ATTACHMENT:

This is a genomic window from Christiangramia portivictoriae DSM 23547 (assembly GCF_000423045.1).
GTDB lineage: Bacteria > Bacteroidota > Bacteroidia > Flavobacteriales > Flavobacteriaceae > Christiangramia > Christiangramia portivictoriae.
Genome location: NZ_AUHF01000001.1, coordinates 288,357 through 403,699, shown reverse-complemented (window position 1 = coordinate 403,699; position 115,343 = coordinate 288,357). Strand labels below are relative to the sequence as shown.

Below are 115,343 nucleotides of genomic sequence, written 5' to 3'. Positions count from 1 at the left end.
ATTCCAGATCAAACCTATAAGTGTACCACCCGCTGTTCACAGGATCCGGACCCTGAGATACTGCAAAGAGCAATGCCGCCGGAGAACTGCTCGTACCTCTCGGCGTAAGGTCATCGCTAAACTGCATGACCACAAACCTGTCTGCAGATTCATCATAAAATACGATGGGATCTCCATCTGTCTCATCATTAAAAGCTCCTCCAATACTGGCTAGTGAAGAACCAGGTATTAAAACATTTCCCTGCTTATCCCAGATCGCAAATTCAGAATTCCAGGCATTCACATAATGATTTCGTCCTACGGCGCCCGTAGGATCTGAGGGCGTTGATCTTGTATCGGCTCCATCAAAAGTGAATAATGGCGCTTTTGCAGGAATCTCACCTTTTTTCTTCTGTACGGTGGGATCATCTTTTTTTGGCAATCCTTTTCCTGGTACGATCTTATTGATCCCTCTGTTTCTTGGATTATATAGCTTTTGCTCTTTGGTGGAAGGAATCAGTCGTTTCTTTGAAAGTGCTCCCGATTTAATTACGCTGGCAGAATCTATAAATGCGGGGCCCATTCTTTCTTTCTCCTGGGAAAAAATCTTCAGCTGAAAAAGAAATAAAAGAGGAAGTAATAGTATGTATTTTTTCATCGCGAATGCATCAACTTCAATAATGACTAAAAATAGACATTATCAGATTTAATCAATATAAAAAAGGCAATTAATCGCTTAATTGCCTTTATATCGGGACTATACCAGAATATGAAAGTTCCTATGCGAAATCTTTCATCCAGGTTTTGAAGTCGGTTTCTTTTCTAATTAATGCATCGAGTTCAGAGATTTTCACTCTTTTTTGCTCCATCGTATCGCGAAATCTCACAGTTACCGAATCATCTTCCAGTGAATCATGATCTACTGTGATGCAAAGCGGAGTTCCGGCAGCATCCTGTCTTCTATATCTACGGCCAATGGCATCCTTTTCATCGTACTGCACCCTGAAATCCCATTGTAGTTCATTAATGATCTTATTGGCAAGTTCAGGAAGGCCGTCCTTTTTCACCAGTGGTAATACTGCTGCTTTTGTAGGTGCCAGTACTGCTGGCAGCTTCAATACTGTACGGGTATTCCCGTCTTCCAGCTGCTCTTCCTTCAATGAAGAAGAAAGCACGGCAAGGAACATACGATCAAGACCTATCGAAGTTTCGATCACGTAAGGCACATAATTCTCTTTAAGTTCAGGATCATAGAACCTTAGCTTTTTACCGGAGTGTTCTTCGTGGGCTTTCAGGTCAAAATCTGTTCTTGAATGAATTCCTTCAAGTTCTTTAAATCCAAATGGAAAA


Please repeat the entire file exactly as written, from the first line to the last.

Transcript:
This is a genomic window from Christiangramia portivictoriae DSM 23547 (assembly GCF_000423045.1).
GTDB lineage: Bacteria > Bacteroidota > Bacteroidia > Flavobacteriales > Flavobacteriaceae > Christiangramia > Christiangramia portivictoriae.
Genome location: NZ_AUHF01000001.1, coordinates 288,357 through 403,699, shown reverse-complemented (window position 1 = coordinate 403,699; position 115,343 = coordinate 288,357). Strand labels below are relative to the sequence as shown.

Below are 115,343 nucleotides of genomic sequence, written 5' to 3'. Positions count from 1 at the left end.
ATTCCAGATCAAACCTATAAGTGTACCACCCGCTGTTCACAGGATCCGGACCCTGAGATACTGCAAAGAGCAATGCCGCCGGAGAACTGCTCGTACCTCTCGGCGTAAGGTCATCGCTAAACTGCATGACCACAAACCTGTCTGCAGATTCATCATAAAATACGATGGGATCTCCATCTGTCTCATCATTAAAAGCTCCTCCAATACTGGCTAGTGAAGAACCAGGTATTAAAACATTTCCCTGCTTATCCCAGATCGCAAATTCAGAATTCCAGGCATTCACATAATGATTTCGTCCTACGGCGCCCGTAGGATCTGAGGGCGTTGATCTTGTATCGGCTCCATCAAAAGTGAATAATGGCGCTTTTGCAGGAATCTCACCTTTTTTCTTCTGTACGGTGGGATCATCTTTTTTTGGCAATCCTTTTCCTGGTACGATCTTATTGATCCCTCTGTTTCTTGGATTATATAGCTTTTGCTCTTTGGTGGAAGGAATCAGTCGTTTCTTTGAAAGTGCTCCCGATTTAATTACGCTGGCAGAATCTATAAATGCGGGGCCCATTCTTTCTTTCTCCTGGGAAAAAATCTTCAGCTGAAAAAGAAATAAAAGAGGAAGTAATAGTATGTATTTTTTCATCGCGAATGCATCAACTTCAATAATGACTAAAAATAGACATTATCAGATTTAATCAATATAAAAAAGGCAATTAATCGCTTAATTGCCTTTATATCGGGACTATACCAGAATATGAAAGTTCCTATGCGAAATCTTTCATCCAGGTTTTGAAGTCGGTTTCTTTTCTAATTAATGCATCGAGTTCAGAGATTTTCACTCTTTTTTGCTCCATCGTATCGCGAAATCTCACAGTTACCGAATCATCTTCCAGTGAATCATGATCTACTGTGATGCAAAGCGGAGTTCCGGCAGCATCCTGTCTTCTATATCTACGGCCAATGGCATCCTTTTCATCGTACTGCACCCTGAAATCCCATTGTAGTTCATTAATGATCTTATTGGCAAGTTCAGGAAGGCCGTCCTTTTTCACCAGTGGTAATACTGCTGCTTTTGTAGGTGCCAGTACTGCTGGCAGCTTCAATACTGTACGGGTATTCCCGTCTTCCAGCTGCTCTTCCTTCAATGAAGAAGAAAGCACGGCAAGGAACATACGATCAAGACCTATCGAAGTTTCGATCACGTAAGGCACATAATTCTCTTTAAGTTCAGGATCATAGAACCTTAGCTTTTTACCGGAGTGTTCTTCGTGGGCTTTCAGGTCAAAATCTGTTCTTGAATGAATTCCTTCAAGTTCTTTAAATCCAAATGGAAAA